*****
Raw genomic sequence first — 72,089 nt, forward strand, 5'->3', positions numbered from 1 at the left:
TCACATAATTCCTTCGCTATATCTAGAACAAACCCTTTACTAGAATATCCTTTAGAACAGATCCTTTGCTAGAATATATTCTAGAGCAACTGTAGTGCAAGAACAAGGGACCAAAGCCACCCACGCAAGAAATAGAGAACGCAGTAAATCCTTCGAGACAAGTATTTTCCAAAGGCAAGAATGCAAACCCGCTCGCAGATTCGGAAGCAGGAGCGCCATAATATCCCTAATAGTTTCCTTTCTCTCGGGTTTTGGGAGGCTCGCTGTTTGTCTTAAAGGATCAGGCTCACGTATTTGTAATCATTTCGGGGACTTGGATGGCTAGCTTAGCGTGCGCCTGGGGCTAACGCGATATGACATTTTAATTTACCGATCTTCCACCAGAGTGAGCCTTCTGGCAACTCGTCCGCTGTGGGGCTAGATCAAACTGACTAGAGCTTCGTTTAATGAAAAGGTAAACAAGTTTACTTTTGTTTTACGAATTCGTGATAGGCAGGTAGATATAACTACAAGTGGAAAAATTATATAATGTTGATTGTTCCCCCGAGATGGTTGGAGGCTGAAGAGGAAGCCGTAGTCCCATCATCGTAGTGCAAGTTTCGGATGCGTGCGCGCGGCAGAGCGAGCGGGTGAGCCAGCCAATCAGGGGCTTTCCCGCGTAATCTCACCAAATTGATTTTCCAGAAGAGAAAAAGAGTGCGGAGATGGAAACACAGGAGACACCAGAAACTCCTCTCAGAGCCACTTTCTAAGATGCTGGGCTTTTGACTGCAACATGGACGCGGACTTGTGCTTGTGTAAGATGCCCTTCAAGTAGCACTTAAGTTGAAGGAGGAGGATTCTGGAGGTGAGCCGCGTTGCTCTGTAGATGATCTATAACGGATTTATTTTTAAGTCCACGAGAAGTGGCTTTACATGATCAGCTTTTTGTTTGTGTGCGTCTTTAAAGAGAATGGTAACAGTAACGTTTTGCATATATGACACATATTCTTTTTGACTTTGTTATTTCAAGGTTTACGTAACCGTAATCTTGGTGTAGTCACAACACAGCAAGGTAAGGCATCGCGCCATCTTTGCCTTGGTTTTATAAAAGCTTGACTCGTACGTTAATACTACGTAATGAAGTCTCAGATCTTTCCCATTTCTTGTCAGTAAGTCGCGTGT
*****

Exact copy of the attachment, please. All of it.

Raw genomic sequence first — 72,089 nt, forward strand, 5'->3', positions numbered from 1 at the left:
TCACATAATTCCTTCGCTATATCTAGAACAAACCCTTTACTAGAATATCCTTTAGAACAGATCCTTTGCTAGAATATATTCTAGAGCAACTGTAGTGCAAGAACAAGGGACCAAAGCCACCCACGCAAGAAATAGAGAACGCAGTAAATCCTTCGAGACAAGTATTTTCCAAAGGCAAGAATGCAAACCCGCTCGCAGATTCGGAAGCAGGAGCGCCATAATATCCCTAATAGTTTCCTTTCTCTCGGGTTTTGGGAGGCTCGCTGTTTGTCTTAAAGGATCAGGCTCACGTATTTGTAATCATTTCGGGGACTTGGATGGCTAGCTTAGCGTGCGCCTGGGGCTAACGCGATATGACATTTTAATTTACCGATCTTCCACCAGAGTGAGCCTTCTGGCAACTCGTCCGCTGTGGGGCTAGATCAAACTGACTAGAGCTTCGTTTAATGAAAAGGTAAACAAGTTTACTTTTGTTTTACGAATTCGTGATAGGCAGGTAGATATAACTACAAGTGGAAAAATTATATAATGTTGATTGTTCCCCCGAGATGGTTGGAGGCTGAAGAGGAAGCCGTAGTCCCATCATCGTAGTGCAAGTTTCGGATGCGTGCGCGCGGCAGAGCGAGCGGGTGAGCCAGCCAATCAGGGGCTTTCCCGCGTAATCTCACCAAATTGATTTTCCAGAAGAGAAAAAGAGTGCGGAGATGGAAACACAGGAGACACCAGAAACTCCTCTCAGAGCCACTTTCTAAGATGCTGGGCTTTTGACTGCAACATGGACGCGGACTTGTGCTTGTGTAAGATGCCCTTCAAGTAGCACTTAAGTTGAAGGAGGAGGATTCTGGAGGTGAGCCGCGTTGCTCTGTAGATGATCTATAACGGATTTATTTTTAAGTCCACGAGAAGTGGCTTTACATGATCAGCTTTTTGTTTGTGTGCGTCTTTAAAGAGAATGGTAACAGTAACGTTTTGCATATATGACACATATTCTTTTTGACTTTGTTATTTCAAGGTTTACGTAACCGTAATCTTGGTGTAGTCACAACACAGCAAGGTAAGGCATCGCGCCATCTTTGCCTTGGTTTTATAAAAGCTTGACTCGTACGTTAATACTACGTAATGAAGTCTCAGATCTTTCCCATTTCTTGTCAGTAAGTCGCGTGT